Take a Cherokee over slippery grass, rocks or – as we did after one very wet week – up and down steep, muddy ruts and you’ll find that even on road tyres, you can retain control: it’s incredibly confidence-inspiring.

Our test route – in intermittent rain and flashes of blindingly low winter sun – was a tricky one across steep central-plateau bush. Slick slopes clawed the sides of gut-clenching drop-offs; slippery chutes threaded through all-too-solid trees. Yet these things got through – and I’m not yet big-headed enough to think that was thanks to any skill of mine.

So yes, Cherokee remains impressive off road. Yet when the sun finally sank and we turned our mud-splattered and weary band eastwards toward the hotel bar, the Cherokee’s other talents emerged. It’s still comfy on road. Drive briskly and it feels like a truck not a car, but it’s a road-friendly truck that’s a comfy place to be. Unless you’re a short driver, when the lack of steering wheel reach adjust and the fractionally too-high seat may still annoy.

Perhaps not enough to put you off, though – especially if you like this Jeep’s style. Families will also approve stuff like the 20-litre boot increase, and the reversible carpet-plastic boot floor; while mum or dad could use the front’s folding passenger seat as a handy plastic-backed desk (it’s easy-wipe if junior leaves footprints on its back, too).

Options? Quite a few, the most impressive the $3500 MyGig entertainment system, with its generous memory and touch screen, not to mention the $3750 sky-slider roof option – in ribbed fabric for security, noise control, and greater Jeep-cred.

But there’s no more time to play. It’s back to the airport, now in the latest Voyager. This impressive MPV offers a truly capacious features list that even delivers different entertainment in each row – mum can listen to music, row two watch a movie and row three play a game, via DVD screens popping from the roof. We watched ‘Transformers’ – which really needed a bigger screen, but showcased the wireless headphones and multi-speaker surround sound to heart-stopping effect.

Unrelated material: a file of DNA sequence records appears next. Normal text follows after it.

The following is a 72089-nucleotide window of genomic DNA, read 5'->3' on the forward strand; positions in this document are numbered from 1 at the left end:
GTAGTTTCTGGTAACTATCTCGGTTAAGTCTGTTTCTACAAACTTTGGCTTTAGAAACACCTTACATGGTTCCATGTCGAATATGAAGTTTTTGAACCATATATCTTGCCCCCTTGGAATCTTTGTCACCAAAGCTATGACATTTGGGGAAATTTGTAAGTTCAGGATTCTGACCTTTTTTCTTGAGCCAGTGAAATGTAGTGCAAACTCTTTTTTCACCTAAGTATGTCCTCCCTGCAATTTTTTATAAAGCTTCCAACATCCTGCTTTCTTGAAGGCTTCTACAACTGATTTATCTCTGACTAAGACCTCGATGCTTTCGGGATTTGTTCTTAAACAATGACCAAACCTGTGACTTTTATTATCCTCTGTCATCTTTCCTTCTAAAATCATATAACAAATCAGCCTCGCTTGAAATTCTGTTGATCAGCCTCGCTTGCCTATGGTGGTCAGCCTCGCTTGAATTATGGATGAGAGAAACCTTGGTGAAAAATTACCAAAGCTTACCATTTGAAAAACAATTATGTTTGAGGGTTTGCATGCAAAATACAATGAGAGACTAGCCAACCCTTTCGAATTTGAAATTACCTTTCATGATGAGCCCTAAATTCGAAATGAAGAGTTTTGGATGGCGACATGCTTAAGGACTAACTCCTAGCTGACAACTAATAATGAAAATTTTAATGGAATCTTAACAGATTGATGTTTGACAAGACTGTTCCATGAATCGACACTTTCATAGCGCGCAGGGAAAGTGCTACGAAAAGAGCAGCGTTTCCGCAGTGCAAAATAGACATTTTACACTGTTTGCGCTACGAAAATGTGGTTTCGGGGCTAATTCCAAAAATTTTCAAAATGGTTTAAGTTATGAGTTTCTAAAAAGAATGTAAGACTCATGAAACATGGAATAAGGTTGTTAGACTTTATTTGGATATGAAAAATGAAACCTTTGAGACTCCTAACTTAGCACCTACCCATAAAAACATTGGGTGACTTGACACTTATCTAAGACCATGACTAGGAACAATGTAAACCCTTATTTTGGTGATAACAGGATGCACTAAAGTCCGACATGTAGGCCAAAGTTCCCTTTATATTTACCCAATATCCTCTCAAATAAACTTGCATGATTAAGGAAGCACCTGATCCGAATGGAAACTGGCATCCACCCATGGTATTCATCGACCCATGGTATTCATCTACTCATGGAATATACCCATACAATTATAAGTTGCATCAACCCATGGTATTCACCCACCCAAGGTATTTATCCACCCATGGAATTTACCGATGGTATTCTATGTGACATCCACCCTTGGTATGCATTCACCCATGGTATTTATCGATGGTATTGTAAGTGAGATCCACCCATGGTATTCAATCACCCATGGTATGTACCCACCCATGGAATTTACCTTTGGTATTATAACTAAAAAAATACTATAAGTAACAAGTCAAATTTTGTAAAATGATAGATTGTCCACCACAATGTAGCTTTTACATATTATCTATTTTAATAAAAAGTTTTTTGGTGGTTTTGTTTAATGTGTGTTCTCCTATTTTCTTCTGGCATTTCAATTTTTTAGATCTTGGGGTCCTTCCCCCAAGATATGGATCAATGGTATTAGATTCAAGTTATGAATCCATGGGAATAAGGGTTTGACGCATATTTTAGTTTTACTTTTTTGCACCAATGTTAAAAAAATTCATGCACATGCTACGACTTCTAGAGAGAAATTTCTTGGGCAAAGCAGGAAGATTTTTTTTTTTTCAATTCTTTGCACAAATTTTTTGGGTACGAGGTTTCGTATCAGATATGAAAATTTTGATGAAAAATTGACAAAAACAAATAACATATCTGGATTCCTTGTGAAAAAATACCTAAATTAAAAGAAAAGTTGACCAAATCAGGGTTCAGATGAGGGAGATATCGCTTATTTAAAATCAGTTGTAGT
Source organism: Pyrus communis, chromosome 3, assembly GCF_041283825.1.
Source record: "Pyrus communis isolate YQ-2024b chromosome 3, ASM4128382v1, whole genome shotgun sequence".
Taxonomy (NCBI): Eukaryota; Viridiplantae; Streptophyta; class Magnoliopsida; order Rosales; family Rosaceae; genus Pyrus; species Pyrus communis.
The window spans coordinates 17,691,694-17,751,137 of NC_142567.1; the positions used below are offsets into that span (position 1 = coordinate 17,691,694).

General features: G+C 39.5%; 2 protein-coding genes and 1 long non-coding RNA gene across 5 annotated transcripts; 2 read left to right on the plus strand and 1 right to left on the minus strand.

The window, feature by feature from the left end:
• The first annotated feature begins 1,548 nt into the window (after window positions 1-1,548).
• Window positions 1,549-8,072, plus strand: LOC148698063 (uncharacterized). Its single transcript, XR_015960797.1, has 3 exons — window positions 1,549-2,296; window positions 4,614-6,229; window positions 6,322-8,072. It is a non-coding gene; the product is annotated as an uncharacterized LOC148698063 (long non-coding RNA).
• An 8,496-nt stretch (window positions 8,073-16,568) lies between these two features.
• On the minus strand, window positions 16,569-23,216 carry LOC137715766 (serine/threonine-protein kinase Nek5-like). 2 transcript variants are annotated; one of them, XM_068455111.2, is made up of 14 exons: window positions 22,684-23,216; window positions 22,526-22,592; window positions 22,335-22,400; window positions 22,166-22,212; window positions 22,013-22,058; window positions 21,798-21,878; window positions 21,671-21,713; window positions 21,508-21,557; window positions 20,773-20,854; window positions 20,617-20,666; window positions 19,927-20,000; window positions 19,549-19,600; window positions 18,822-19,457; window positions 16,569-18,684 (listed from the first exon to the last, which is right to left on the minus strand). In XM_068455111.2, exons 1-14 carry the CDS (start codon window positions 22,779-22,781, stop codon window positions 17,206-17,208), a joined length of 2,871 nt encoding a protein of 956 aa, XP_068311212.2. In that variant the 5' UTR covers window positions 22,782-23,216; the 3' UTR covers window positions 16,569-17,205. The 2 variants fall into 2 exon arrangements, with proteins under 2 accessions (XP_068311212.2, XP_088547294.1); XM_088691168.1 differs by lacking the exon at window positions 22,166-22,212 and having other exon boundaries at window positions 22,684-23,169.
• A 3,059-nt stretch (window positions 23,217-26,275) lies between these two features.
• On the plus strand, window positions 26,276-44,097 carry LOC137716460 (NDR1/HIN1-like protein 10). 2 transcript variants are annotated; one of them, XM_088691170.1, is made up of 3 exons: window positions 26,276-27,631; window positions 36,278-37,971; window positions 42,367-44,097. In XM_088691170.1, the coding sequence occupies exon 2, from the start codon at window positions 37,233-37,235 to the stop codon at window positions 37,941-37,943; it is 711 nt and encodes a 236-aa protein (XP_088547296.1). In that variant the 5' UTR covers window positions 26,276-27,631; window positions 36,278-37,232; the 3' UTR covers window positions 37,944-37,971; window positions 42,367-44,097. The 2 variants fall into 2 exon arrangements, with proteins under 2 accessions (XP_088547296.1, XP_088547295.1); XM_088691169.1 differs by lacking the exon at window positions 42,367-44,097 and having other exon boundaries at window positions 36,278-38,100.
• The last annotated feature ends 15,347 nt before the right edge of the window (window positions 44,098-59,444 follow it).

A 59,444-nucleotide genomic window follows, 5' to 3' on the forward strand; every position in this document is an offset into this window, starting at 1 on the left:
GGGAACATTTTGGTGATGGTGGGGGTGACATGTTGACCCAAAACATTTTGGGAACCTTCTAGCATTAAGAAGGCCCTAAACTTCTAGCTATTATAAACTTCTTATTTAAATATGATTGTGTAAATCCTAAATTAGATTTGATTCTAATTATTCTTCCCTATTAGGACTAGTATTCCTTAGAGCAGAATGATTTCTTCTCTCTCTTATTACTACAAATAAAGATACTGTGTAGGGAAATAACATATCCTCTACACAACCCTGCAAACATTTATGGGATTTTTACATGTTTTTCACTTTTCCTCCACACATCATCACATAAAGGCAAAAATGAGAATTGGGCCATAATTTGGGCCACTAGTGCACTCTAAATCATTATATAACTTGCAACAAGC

This Voyager is bigger and better than before, and though it still looks like a van with a Chrysler nose, and no MPV handles like a sports car, it could be billed as the ultimate in large-family transport. Priced at $74,990, it’s available as a 3.8-litre V6 petrol until September, when the diesel arrives.

Whatever happens, few Voyagers will sell here; it’s aimed at a tightly-targeted market. Which begs the question, can Chrysler survive as buyers downsize? I’d guess yes. Historically initial downsizing panics stabilise as some buyers realise they actually need a larger car, and others adjust their cost-pleasure equations.

The Voyager will always be a niche product in any market that equates driving an MPV to watching paint dry. But Jeep’s iconic image, its ability to provide both family and adventure motoring in a country that values both, and a strong diesel motor that does offer grunt without too large a payoff at the pump, should see it driving our roads for many years to come.

Auto Trader New Zealand